Miossi. Mr. Miossi built a new house on the "front"
of the property (in Cuesta Canyon) and, around the
time of World War II, converted to cattle ranching.
The old Cuesta Ranch structures in Poly Canyon were
slowly taken apart by vandals and by Mr. Miossi, who
used what materials he could for his new ranch. The
current owner, Harold Miossi, was born on the property
and continues cattle ranching today.
1948, Dr. Robert F. Hoover proposed establishing a
native botanic garden for use by botany and ornamental
horticulture classes. Sixty-five acres south of the
fence line with the Peterson Ranch were acquired in
1955 for this purpose. The area includes western and
eastern slopes of Poly Canyon extending to the west,
and north-northeast-facing slopes (refer back to Figure
1). Numerous non-native specimens were eventually
planted in the botanic garden, against Dr. Hoover's
the Canyon is best known as Poly Canyon and it includes
lands belonging to both the State of California and
the Miossi and Serrano Ranches. (The Serrano Ranch
runs along the western fringe of the Canyon.) The
Botanic Garden is under the care of the Biology Department,
and classes such as Field Botany use it regularly
for educational purposes. Other parts of the Canyon
are also used frequently by classes in the Biology
Department. Plant and animal identification and natural
history walks are a regular part of Canyon life, and
species inventories have been the subject of many
senior projects and special problems. Numerous studies
on plant community structure and the relationships
among plants and animals are performed, particularly
in the "Ecological Study Area" on the southwest-facing
slope just west of the Creek above the cattle yard.
Every spring, jars and long-handled nets identify
entomology students on the hunt for elusive insects
for their class collections.
ten-acre Design Village was purchased by the College
in 1950-52 from Sylvia and Dorothy Peterson. It is
located just southwest of the Peterson Ranch house.
The Architecture Department has used this area, also
called "Design Village," for the construction of several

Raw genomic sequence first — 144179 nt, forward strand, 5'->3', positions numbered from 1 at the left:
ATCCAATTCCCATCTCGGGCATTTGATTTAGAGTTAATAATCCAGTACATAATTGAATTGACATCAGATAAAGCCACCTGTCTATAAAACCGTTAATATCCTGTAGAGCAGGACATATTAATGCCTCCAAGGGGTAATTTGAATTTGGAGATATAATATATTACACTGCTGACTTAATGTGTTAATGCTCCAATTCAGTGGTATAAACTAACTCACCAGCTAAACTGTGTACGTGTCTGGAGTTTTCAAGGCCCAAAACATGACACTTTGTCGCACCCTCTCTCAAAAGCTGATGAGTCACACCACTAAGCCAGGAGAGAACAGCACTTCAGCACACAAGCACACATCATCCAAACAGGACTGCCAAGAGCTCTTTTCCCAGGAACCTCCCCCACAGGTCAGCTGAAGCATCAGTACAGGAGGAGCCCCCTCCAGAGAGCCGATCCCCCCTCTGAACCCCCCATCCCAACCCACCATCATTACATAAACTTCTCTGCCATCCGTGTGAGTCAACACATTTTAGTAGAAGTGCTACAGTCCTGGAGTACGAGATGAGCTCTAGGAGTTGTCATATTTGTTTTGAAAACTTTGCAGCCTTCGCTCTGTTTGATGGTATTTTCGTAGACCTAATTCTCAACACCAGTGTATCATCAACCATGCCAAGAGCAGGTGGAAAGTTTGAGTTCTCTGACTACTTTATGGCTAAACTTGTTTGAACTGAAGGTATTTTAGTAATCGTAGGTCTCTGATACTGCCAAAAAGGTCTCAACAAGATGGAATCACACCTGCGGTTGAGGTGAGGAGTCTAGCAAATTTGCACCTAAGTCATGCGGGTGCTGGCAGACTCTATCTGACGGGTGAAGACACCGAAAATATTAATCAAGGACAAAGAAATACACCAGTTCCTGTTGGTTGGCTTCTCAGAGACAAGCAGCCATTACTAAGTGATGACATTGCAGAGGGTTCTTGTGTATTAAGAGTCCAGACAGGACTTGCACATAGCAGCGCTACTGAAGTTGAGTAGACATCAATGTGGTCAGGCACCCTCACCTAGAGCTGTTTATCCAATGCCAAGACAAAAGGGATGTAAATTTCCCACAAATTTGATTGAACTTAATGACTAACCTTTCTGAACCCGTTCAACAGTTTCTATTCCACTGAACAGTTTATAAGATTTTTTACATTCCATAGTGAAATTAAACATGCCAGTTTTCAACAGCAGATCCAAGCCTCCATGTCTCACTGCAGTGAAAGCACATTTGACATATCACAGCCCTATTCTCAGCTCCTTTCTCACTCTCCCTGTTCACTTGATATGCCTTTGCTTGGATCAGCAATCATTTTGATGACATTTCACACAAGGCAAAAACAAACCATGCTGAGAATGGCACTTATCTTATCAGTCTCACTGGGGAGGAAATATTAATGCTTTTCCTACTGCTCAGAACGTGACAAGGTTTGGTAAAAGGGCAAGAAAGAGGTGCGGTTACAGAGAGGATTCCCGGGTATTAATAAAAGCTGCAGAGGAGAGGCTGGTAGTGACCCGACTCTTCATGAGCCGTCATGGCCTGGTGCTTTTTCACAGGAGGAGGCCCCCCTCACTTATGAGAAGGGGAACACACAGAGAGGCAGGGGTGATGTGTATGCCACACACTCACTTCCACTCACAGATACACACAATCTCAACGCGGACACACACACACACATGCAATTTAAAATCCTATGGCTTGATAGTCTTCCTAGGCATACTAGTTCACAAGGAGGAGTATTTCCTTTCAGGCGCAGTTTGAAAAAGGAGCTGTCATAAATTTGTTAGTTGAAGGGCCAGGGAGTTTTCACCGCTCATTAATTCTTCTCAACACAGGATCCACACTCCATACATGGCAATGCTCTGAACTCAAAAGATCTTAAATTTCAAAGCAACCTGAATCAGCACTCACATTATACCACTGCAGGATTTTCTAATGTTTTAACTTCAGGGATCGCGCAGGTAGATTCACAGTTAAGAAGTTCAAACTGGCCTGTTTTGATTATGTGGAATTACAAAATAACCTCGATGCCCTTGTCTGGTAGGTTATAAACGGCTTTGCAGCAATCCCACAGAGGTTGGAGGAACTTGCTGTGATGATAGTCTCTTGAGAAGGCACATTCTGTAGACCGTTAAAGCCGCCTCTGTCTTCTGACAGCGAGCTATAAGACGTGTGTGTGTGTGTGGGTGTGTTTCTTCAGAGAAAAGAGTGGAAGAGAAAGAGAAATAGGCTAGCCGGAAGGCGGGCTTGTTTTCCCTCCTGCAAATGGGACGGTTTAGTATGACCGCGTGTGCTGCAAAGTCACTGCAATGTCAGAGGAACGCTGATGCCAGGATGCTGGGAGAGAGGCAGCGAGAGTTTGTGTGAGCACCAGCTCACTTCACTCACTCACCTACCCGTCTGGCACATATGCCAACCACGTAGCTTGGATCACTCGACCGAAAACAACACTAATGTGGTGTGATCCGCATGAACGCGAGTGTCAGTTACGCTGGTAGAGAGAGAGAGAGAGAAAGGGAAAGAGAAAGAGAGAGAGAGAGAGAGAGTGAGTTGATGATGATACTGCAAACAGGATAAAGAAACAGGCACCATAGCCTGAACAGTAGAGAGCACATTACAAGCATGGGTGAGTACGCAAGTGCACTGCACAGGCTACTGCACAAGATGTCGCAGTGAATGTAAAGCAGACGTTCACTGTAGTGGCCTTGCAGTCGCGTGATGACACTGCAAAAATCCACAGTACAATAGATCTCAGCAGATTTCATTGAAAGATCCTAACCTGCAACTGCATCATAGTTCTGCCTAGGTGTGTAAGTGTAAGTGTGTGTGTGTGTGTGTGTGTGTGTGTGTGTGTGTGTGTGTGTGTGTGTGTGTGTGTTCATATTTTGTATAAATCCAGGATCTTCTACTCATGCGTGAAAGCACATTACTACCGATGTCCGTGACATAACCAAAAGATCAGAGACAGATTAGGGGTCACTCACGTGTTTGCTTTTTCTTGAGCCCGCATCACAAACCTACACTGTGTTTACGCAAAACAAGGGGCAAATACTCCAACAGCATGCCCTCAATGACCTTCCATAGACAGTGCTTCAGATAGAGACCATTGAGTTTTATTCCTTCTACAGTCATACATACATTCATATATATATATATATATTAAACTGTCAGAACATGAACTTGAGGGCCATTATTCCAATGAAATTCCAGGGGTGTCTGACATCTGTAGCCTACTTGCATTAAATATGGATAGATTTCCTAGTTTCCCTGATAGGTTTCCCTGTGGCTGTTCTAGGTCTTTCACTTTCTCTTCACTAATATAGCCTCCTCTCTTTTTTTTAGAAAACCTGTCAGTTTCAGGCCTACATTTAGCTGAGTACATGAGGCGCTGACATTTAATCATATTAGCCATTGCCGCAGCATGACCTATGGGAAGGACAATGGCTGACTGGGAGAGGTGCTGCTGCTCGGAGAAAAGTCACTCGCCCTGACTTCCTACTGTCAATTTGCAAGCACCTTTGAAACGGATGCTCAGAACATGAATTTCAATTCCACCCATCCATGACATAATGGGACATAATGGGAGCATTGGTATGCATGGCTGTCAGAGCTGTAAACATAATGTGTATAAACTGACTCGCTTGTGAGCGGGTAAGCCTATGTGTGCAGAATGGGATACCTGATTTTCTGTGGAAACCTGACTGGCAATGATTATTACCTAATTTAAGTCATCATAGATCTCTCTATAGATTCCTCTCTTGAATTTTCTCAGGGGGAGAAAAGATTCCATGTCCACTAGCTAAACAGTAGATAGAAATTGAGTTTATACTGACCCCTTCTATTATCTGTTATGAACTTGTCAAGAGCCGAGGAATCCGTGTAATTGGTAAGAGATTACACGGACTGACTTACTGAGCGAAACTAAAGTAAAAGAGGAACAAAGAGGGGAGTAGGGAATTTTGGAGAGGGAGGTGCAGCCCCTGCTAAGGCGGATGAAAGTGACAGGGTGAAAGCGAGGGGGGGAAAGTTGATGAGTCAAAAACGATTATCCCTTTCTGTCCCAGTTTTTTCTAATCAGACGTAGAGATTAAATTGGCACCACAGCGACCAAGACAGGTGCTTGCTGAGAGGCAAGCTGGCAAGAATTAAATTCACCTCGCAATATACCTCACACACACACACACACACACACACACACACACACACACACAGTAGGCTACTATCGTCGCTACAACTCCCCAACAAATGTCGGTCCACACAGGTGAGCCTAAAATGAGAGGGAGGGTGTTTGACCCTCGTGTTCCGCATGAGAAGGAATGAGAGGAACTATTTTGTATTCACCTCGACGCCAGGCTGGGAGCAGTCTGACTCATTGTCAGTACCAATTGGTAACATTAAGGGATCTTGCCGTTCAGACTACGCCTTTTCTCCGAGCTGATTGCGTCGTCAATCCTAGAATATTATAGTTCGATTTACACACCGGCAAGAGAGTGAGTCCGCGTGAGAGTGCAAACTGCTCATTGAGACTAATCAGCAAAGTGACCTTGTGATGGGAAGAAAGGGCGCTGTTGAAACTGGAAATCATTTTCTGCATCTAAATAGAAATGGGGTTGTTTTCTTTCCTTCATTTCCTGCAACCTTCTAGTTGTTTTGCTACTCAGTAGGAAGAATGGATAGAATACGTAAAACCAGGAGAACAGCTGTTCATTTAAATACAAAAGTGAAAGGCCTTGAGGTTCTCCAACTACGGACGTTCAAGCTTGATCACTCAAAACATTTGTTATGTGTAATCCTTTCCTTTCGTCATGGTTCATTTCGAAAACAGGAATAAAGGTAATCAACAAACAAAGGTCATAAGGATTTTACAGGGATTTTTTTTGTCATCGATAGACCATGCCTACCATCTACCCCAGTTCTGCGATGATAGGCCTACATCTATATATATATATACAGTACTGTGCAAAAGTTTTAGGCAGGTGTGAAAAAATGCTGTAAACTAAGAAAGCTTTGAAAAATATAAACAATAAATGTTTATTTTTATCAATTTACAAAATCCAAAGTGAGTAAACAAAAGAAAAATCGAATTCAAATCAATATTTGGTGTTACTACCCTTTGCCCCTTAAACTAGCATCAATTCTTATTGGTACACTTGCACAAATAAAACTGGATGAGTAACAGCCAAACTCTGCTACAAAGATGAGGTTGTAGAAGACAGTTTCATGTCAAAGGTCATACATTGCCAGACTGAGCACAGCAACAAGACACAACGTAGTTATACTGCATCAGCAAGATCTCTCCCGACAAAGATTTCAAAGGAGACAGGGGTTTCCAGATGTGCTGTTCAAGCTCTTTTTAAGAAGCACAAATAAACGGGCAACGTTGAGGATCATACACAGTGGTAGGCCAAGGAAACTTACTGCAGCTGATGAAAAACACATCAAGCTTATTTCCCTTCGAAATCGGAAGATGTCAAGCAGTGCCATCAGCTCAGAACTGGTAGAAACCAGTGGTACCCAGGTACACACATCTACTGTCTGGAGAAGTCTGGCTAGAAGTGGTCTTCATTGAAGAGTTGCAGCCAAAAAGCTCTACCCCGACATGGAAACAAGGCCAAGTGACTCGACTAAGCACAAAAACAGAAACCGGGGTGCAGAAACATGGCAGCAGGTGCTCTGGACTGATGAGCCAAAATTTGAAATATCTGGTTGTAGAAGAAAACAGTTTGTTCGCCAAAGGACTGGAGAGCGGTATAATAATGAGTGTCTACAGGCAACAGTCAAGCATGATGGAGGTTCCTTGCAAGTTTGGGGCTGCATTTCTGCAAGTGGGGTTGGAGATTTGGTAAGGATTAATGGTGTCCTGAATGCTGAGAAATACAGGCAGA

experimental student projects. (refer back to Figure
Animal Science Department uses the Canyon mostly (95%)
for grazing beef cattle and occasionally for grazing
horses and calving. Grazing lands are seeded with
departments make use of numerous natural features
in the Canyon. Classes such as Introduction to Soils,
Soil Morphology, Water Quality, Range Management,
Geology, and Recreation Administration's Environmental
Education use the Canyon regularly. These departments
have had numerous students work on senior projects
and/or special problems in the Canyon. During the
annual open house (Poly Royal), the Recreation Administration
Department has hosted environmental education programs
for fourth and fifth graders in the Canyon.
landfill (refer back to Figure 1) has not been used
for dumping waste products since the mid-1970s. Redrock,
used in surfacing Cal Poly roads and corrals is extracted
from the landfill, and fill dirt, such as sediments
accumulated after floods, are put into the site. The
County of San Luis Obispo, in conjunction with the
Environmental Health and Safety Department on campus,
checks the landfill for leakage of old waste products
and other environmental hazards on an annual basis.
aside, the Canyon is used daily. Students, staff,
faculty, local residents, and visitors stroll, hike,
jog, ride horses, mountain bike, fly kites, picnic,
and birdwatch in the Canyon. Figure13 shows the trails
in Poly Canyon.